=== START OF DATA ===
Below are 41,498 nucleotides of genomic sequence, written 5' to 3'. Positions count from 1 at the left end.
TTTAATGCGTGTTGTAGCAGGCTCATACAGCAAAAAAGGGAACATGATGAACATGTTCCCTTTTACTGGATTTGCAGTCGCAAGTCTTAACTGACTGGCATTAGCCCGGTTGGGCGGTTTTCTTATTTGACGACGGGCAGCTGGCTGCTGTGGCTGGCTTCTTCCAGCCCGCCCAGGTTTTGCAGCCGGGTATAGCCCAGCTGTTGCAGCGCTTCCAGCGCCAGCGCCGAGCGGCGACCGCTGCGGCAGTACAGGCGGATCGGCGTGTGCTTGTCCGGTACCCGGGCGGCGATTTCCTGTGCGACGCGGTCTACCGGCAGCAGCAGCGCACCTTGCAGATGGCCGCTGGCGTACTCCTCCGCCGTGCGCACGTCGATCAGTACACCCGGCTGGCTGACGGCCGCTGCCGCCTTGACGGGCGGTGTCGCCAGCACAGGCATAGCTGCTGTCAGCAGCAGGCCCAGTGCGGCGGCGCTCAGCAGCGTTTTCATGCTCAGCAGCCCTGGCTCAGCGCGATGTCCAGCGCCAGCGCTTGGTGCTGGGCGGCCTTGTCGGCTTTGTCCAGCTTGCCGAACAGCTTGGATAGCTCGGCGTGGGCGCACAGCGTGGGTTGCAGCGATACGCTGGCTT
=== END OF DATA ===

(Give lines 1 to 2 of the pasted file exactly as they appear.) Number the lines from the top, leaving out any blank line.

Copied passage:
Below are 41,498 nucleotides of genomic sequence, written 5' to 3'. Positions count from 1 at the left end.
TTTAATGCGTGTTGTAGCAGGCTCATACAGCAAAAAAGGGAACATGATGAACATGTTCCCTTTTACTGGATTTGCAGTCGCAAGTCTTAACTGACTGGCATTAGCCCGGTTGGGCGGTTTTCTTATTTGACGACGGGCAGCTGGCTGCTGTGGCTGGCTTCTTCCAGCCCGCCCAGGTTTTGCAGCCGGGTATAGCCCAGCTGTTGCAGCGCTTCCAGCGCCAGCGCCGAGCGGCGACCGCTGCGGCAGTACAGGCGGATCGGCGTGTGCTTGTCCGGTACCCGGGCGGCGATTTCCTGTGCGACGCGGTCTACCGGCAGCAGCAGCGCACCTTGCAGATGGCCGCTGGCGTACTCCTCCGCCGTGCGCACGTCGATCAGTACACCCGGCTGGCTGACGGCCGCTGCCGCCTTGACGGGCGGTGTCGCCAGCACAGGCATAGCTGCTGTCAGCAGCAGGCCCAGTGCGGCGGCGCTCAGCAGCGTTTTCATGCTCAGCAGCCCTGGCTCAGCGCGATGTCCAGCGCCAGCGCTTGGTGCTGGGCGGCCTTGTCGGCTTTGTCCAGCTTGCCGAACAGCTTGGATAGCTCGGCGTGGGCGCACAGCGTGGGTTGCAGCGATACGCTGGCTT